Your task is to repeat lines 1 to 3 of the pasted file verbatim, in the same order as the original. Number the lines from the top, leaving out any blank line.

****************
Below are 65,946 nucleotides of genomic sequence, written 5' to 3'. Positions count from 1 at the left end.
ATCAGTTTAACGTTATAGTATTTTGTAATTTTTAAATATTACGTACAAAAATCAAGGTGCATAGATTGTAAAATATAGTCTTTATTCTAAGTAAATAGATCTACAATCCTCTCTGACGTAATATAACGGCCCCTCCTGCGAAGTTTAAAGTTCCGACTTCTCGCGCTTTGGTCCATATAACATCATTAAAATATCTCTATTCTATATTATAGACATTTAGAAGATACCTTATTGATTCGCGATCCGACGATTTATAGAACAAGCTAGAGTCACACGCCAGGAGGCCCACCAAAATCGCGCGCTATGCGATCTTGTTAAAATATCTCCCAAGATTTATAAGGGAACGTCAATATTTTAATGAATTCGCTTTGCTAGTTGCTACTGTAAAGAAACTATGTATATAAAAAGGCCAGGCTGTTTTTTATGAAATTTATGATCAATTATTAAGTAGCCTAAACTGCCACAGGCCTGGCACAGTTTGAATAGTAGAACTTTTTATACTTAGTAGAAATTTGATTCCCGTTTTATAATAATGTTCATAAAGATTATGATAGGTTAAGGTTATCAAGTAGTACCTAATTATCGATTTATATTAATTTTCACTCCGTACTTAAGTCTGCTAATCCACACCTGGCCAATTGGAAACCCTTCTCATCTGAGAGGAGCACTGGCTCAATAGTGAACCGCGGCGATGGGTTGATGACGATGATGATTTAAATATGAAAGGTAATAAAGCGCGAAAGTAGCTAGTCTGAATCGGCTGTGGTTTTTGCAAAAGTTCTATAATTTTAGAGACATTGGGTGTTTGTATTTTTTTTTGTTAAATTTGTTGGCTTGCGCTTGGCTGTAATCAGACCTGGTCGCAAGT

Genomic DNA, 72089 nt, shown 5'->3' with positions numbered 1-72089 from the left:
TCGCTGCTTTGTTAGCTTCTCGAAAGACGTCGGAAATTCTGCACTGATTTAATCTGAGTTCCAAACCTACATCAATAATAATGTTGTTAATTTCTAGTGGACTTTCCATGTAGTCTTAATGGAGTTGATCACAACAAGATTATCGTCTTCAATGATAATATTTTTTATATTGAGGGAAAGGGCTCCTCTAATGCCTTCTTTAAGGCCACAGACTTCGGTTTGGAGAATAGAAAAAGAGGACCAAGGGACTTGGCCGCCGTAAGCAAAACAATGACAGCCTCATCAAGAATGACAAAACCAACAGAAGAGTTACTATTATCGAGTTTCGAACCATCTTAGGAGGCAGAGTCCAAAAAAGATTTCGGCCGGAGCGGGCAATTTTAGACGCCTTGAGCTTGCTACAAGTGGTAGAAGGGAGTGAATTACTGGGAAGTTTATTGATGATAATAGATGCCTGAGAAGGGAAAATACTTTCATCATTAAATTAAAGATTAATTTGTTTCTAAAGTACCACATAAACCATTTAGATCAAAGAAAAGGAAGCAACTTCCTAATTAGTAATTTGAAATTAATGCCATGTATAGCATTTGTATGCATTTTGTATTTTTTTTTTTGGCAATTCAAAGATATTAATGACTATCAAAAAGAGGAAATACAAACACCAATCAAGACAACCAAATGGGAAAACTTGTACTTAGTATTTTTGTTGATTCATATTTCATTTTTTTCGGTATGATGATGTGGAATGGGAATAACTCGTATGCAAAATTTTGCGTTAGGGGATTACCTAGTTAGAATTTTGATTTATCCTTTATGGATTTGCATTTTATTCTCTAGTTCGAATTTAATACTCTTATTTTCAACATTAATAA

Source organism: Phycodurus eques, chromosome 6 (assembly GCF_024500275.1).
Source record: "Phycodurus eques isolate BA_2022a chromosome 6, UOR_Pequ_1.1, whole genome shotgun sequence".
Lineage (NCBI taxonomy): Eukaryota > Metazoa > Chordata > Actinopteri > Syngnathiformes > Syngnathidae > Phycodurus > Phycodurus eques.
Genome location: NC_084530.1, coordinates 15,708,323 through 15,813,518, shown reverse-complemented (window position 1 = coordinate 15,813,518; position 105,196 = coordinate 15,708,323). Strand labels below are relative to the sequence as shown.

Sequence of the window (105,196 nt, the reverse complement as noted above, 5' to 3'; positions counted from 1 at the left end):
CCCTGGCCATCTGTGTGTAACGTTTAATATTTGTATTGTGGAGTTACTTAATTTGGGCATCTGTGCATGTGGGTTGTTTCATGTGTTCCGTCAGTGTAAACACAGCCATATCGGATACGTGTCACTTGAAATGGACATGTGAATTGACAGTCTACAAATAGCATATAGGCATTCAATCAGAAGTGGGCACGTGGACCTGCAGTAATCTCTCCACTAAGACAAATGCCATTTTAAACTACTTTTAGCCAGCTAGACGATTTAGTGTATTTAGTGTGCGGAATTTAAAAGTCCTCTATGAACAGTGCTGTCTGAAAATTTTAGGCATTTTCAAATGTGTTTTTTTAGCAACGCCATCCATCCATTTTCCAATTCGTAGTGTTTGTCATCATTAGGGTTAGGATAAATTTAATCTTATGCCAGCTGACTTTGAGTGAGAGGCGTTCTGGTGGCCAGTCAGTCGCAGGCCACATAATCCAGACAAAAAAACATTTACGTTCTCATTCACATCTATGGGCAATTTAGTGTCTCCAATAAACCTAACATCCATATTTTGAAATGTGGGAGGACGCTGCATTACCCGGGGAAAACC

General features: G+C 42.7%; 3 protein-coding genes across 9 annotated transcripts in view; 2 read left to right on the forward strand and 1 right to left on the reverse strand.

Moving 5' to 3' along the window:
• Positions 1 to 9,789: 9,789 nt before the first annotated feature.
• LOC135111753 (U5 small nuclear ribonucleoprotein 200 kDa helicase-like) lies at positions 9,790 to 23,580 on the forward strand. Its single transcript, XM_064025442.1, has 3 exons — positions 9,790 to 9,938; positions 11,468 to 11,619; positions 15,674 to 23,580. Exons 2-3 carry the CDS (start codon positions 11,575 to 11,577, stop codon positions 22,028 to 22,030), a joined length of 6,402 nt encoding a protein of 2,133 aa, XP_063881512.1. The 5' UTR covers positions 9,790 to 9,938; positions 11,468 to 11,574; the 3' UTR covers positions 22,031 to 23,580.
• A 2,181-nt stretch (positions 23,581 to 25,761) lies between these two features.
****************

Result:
Below are 65,946 nucleotides of genomic sequence, written 5' to 3'. Positions count from 1 at the left end.
ATCAGTTTAACGTTATAGTATTTTGTAATTTTTAAATATTACGTACAAAAATCAAGGTGCATAGATTGTAAAATATAGTCTTTATTCTAAGTAAATAGATCTACAATCCTCTCTGACGTAATATAACGGCCCCTCCTGCGAAGTTTAAAGTTCCGACTTCTCGCGCTTTGGTCCATATAACATCATTAAAATATCTCTATTCTATATTATAGACATTTAGAAGATACCTTATTGATTCGCGATCCGACGATTTATAGAACAAGCTAGAGTCACACGCCAGGAGGCCCACCAAAATCGCGCGCTATGCGATCTTGTTAAAATATCTCCCAAGATTTATAAGGGAACGTCAATATTTTAATGAATTCGCTTTGCTAGTTGCTACTGTAAAGAAACTATGTATATAAAAAGGCCAGGCTGTTTTTTATGAAATTTATGATCAATTATTAAGTAGCCTAAACTGCCACAGGCCTGGCACAGTTTGAATAGTAGAACTTTTTATACTTAGTAGAAATTTGATTCCCGTTTTATAATAATGTTCATAAAGATTATGATAGGTTAAGGTTATCAAGTAGTACCTAATTATCGATTTATATTAATTTTCACTCCGTACTTAAGTCTGCTAATCCACACCTGGCCAATTGGAAACCCTTCTCATCTGAGAGGAGCACTGGCTCAATAGTGAACCGCGGCGATGGGTTGATGACGATGATGATTTAAATATGAAAGGTAATAAAGCGCGAAAGTAGCTAGTCTGAATCGGCTGTGGTTTTTGCAAAAGTTCTATAATTTTAGAGACATTGGGTGTTTGTATTTTTTTTTGTTAAATTTGTTGGCTTGCGCTTGGCTGTAATCAGACCTGGTCGCAAGT

Genomic DNA, 72089 nt, shown 5'->3' with positions numbered 1-72089 from the left: